The genome sequencing of five strains of the coronavirus has been obtained by two local labs working in collaboration, a feat that will help understand genetic mutations of the virus and develop an effective treatment for COVID19.
A molecular diagnostic lab, DNA Solution Ltd, and the Designated Research Institute for Chemical Measurements (DRiCM) under BCSIR jointly conducted the research work. Identifying the unique genetic codes of the virus may help develop an effective vaccine and improve the COVID-19 treatment, according to researchers.
The preparation for the sequencing process started a month ago and the first five strains were sequenced at the research lab of DNA Solution Ltd in 48 hours by Friday.
A new method, "Amplicon Based Next Generation Sequencing" was applied for the first time in Bangladesh in the sequencing work. It involved analysing the genetic variations after the RNA of the virus has been extracted and amplified, said Mala Khan, director of DRiCM.
"The results are more accurate and reliable in this method," she added.
The sequenced data has been uploaded to GISAID to be shared with the scientific community. GISAID is a platform of a public–private partnership between the German government and nonprofit organisations ensuring access to the most complete collection of genetic sequence data.
About 150 samples from COVID19 patients of the Central Police Hospital were collected for cracking the genetic code of the virus.
The genome sequencing of the 145 others will be complete in the next two weeks. The collaborative work was supported by the science and technology ministry, Khan said.
Genome sequencing helps find vital information, for example the strain type, virulence, location of origin and differences between strains transmitted within the country and in other countries.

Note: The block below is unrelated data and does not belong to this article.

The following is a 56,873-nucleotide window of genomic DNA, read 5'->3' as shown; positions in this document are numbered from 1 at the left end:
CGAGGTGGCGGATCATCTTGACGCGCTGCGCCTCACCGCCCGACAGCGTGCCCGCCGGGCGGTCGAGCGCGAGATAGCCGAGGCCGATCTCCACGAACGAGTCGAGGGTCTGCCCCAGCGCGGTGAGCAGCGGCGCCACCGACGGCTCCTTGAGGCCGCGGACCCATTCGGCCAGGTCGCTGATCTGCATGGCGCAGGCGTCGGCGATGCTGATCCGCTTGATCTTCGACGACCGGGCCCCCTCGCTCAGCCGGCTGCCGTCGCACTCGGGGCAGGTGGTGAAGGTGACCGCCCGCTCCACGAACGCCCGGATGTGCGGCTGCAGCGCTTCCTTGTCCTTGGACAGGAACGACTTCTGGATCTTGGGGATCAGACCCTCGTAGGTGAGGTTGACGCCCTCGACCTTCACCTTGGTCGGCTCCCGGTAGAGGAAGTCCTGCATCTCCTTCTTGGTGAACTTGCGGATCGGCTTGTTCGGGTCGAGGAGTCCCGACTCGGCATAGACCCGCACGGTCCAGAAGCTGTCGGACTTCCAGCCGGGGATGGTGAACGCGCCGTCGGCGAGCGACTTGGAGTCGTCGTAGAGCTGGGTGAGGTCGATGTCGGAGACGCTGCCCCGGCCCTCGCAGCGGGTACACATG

It is thought that the genetic variations are the reasons why the impact of the pandemic is less in terms of fatalities and infection in one place whereas it wreaks havoc in another country, said Fazle Alam Rabbi, a scientist at DNA Solution. The molecular diagnostic lab got an approval in April from the government to run PCR tests for patients of the police hospital.
"We tried to collect samples of patients from different parts of the country, from Dhaka, Narayanganj, Gazipur and Chittagong to get an overall picture of the coronavirus infection here."
The coronavirus is an RNA virus that is constantly mutating and the only way to identify the mutations is through the whole genome sequencing. "If we can identify functional mutations meaning the changes in the protein structure that enables the virus to become more aggressive or otherwise, we will be able to help doctors with patient management," Rabbi said. In the long run, the findings will contribute to the global efforts to develop a vaccine.
Moreover, the local drug manufacturers can use the data to make a product that will be more effective for patients in Bangladesh.
The team of about 10 researchers have the capacity to complete genome sequencing of 10,000 strains, but further sequencing work depends on the findings from the 150 samples.
"If we find any functional mutation, we may collect more samples to run analyses."
Earlier, on May 12, Child Health Research Foundation completed genome sequencing of the coronavirus, following a different technique called metagenomic sequencing.